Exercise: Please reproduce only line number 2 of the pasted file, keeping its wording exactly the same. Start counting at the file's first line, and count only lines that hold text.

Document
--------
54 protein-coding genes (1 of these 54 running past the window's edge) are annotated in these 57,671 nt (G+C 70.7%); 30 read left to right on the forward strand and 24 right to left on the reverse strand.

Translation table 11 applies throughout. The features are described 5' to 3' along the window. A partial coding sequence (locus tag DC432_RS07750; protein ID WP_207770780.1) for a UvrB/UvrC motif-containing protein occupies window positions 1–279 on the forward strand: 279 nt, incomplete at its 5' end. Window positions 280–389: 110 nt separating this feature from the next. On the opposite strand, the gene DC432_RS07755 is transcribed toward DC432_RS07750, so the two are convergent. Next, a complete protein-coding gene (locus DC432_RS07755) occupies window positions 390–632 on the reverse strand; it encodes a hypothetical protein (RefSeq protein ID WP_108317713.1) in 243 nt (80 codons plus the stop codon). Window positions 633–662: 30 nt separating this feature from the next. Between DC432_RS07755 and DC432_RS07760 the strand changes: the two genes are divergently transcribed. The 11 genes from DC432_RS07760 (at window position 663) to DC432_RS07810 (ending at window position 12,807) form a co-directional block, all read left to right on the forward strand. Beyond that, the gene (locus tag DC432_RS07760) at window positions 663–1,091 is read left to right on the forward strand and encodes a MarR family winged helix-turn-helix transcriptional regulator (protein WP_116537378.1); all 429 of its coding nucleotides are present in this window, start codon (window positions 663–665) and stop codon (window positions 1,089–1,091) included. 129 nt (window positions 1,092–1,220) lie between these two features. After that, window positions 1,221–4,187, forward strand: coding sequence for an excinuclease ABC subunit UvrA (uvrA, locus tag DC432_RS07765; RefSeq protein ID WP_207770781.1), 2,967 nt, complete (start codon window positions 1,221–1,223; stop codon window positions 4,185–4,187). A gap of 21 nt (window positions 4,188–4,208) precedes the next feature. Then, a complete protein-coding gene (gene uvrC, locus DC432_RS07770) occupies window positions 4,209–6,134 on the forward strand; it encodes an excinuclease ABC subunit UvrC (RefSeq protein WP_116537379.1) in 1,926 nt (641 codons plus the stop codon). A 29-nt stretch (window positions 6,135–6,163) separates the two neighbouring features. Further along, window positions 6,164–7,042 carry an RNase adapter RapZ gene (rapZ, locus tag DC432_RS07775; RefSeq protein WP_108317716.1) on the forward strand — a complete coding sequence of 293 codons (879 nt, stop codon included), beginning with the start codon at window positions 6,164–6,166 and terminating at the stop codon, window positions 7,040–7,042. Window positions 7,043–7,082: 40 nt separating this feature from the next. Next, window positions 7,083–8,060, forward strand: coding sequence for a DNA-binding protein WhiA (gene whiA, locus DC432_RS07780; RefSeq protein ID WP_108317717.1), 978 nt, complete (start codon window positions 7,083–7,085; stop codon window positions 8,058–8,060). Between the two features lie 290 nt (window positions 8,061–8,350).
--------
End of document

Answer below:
Translation table 11 applies throughout. The features are described 5' to 3' along the window. A partial coding sequence (locus tag DC432_RS07750; protein ID WP_207770780.1) for a UvrB/UvrC motif-containing protein occupies window positions 1–279 on the forward strand: 279 nt, incomplete at its 5' end. Window positions 280–389: 110 nt separating this feature from the next. On the opposite strand, the gene DC432_RS07755 is transcribed toward DC432_RS07750, so the two are convergent. Next, a complete protein-coding gene (locus DC432_RS07755) occupies window positions 390–632 on the reverse strand; it encodes a hypothetical protein (RefSeq protein ID WP_108317713.1) in 243 nt (80 codons plus the stop codon). Window positions 633–662: 30 nt separating this feature from the next. Between DC432_RS07755 and DC432_RS07760 the strand changes: the two genes are divergently transcribed. The 11 genes from DC432_RS07760 (at window position 663) to DC432_RS07810 (ending at window position 12,807) form a co-directional block, all read left to right on the forward strand. Beyond that, the gene (locus tag DC432_RS07760) at window positions 663–1,091 is read left to right on the forward strand and encodes a MarR family winged helix-turn-helix transcriptional regulator (protein WP_116537378.1); all 429 of its coding nucleotides are present in this window, start codon (window positions 663–665) and stop codon (window positions 1,089–1,091) included. 129 nt (window positions 1,092–1,220) lie between these two features. After that, window positions 1,221–4,187, forward strand: coding sequence for an excinuclease ABC subunit UvrA (uvrA, locus tag DC432_RS07765; RefSeq protein ID WP_207770781.1), 2,967 nt, complete (start codon window positions 1,221–1,223; stop codon window positions 4,185–4,187). A gap of 21 nt (window positions 4,188–4,208) precedes the next feature. Then, a complete protein-coding gene (gene uvrC, locus DC432_RS07770) occupies window positions 4,209–6,134 on the forward strand; it encodes an excinuclease ABC subunit UvrC (RefSeq protein WP_116537379.1) in 1,926 nt (641 codons plus the stop codon). A 29-nt stretch (window positions 6,135–6,163) separates the two neighbouring features. Further along, window positions 6,164–7,042 carry an RNase adapter RapZ gene (rapZ, locus tag DC432_RS07775; RefSeq protein WP_108317716.1) on the forward strand — a complete coding sequence of 293 codons (879 nt, stop codon included), beginning with the start codon at window positions 6,164–6,166 and terminating at the stop codon, window positions 7,040–7,042. Window positions 7,043–7,082: 40 nt separating this feature from the next. Next, window positions 7,083–8,060, forward strand: coding sequence for a DNA-binding protein WhiA (gene whiA, locus DC432_RS07780; RefSeq protein ID WP_108317717.1), 978 nt, complete (start codon window positions 7,083–7,085; stop codon window positions 8,058–8,060). Between the two features lie 290 nt (window positions 8,061–8,350).